Is Commonweal Catholic?
ERRATA: The post below assumes that Charlotte Allen and I shared a similar upbringing and catechetical formation. I have since been informed that this is not the case, so that affects at least part of the analysis below. I apologize to Ms. Allen and to our readers for the error.
As noted by Grant below, Charlotte Allen has posted something of a critique of Commonweal over at the First Things blog. I want to take the discussion in a slightly different direction than the combox discussion seems to be heading.
I hope Charlotte will not mind if I deal with some of her points quickly. She questions what is distinctively Catholic about Peggy Steinfels’ views on the current conflict in Lebanon or Clayton Sinyai’s opinions about union organizing among undocumented workers. But as far as I can tell, the opinions of both authors are solidly within the Catholic mainstream. Outside the United States, the Church’s support for labor unions, migrants, and the concerns of Christians living in Arab nations is taken more or less for granted. It cannot be denied that these are issues of prudential judgment about which Catholics of good faith can differ, but it’s fair to say that Commonweal hews closer to mainstream Catholic opinion on these matters than does, say, First Things.
But these are minor points, because what I really want to address is the broader question she raises about whether Commonweal lacks a distinctively “Catholic perspective.” Here, I think, Charlotte reveals the generational divide that exists between Catholics (like Charlotte and myself) who grew up in the wake of Vatican II, and those whose formation was prior to the Council.
In my experience, the latter group of Catholics tends to have a deep and abiding sense of ecclesial identity. The “Catholic perspective” that they bring to bear is not the result of a conscious choice. It is the way that they reflexively think. Even if they are estranged from the Church, they tend to think about this estrangement in Catholic categories.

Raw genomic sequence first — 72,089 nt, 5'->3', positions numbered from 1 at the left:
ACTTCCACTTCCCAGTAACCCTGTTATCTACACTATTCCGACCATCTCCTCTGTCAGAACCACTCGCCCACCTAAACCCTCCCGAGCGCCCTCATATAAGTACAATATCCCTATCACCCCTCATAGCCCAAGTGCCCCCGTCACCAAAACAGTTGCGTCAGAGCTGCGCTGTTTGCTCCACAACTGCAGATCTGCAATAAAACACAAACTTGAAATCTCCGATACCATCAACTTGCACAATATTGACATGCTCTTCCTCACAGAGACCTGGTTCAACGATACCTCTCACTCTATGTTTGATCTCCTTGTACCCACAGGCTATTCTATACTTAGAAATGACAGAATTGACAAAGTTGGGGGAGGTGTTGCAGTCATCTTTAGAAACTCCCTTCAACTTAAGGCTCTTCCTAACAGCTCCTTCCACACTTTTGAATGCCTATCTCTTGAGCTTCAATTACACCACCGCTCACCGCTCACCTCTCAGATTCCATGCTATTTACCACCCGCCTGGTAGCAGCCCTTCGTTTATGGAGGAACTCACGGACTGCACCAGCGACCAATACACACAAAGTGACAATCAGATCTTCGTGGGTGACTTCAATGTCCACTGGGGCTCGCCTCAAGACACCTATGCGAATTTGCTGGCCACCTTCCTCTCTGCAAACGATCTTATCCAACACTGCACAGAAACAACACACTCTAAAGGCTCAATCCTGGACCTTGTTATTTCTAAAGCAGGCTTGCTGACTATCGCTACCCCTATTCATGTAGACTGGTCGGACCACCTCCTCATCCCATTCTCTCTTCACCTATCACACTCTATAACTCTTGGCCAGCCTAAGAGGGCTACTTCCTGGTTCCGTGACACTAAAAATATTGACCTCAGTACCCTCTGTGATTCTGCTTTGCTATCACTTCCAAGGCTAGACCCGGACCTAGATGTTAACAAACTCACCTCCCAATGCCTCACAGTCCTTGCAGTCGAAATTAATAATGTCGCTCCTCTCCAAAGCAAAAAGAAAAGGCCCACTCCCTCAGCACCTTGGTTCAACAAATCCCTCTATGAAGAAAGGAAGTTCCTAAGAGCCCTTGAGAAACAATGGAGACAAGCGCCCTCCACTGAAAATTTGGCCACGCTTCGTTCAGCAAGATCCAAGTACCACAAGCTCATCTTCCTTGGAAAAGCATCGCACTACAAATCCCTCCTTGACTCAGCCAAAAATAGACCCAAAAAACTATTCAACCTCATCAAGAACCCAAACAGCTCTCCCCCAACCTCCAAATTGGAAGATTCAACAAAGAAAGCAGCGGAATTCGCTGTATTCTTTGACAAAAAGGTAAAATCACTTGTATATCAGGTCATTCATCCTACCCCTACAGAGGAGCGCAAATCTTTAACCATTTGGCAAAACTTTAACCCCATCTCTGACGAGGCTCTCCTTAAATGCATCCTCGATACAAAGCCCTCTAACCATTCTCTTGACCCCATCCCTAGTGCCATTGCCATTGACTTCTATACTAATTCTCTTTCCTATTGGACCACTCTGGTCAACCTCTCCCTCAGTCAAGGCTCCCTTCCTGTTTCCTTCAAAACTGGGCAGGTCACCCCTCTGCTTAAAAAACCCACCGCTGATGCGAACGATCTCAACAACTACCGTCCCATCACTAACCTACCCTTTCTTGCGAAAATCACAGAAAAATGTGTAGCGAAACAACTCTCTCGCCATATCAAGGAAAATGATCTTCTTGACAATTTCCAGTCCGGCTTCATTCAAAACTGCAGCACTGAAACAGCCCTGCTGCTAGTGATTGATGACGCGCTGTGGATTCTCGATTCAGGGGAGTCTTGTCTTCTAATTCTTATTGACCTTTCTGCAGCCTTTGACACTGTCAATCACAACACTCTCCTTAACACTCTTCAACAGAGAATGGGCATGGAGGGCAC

The writers and intellectuals of this generation no more needed to stamp “Catholic” on everything they wrote anymore than Flannery O’Connor needed to populate all her stories with Catholic characters to explore Catholic themes. They didn’t think this way. Their Catholicism has a taken-for-granted quality, and Commonweal was founded by—and to a great extent remains guided by—people with this kind of sensibility.
Charlotte and I (and the generations that have followed us) were raised in a very different period. Even for those raised as cradle Catholics, the sense of Catholicism as something constitutive of our identity has been attenuated. One can argue that there are positive and negative aspects of this change, but the fact that there has been a change seems inarguable. We’re more inclined to ask questions about what is distinctively Catholic because our decision to remain Catholics is more of a choice than it was for previous generations.
I teach adult Confirmation classes, which regularly brings me into contact with baptized Catholics who have received little in the way of formal catechesis. They, too, often want to know what is “distinctively Catholic.” In some cases, this has been prompted by their inability to respond to aggressive questions posed by Christians of other denominations. In other cases, it has been prompted by their inability to respond to questions posed by their own children!
I disagree with Charlotte’s suggestion that Commonweal somehow lacks a Catholic perspective. The magazine positively oozes with Catholic sensibility. But because of the deficiencies of my own formation (I was confirmed in 1980—do the math!), it took me a long time for the magazine’s distinctiveness to impress itself upon me. I often felt the writers were using terms and references that I was supposed to know, but didn’t.
So while many of us here will probably disagree with Charlotte’s conclusion, I think she is raising some questions that any of us who are writing for an educated Catholic reader need to think about.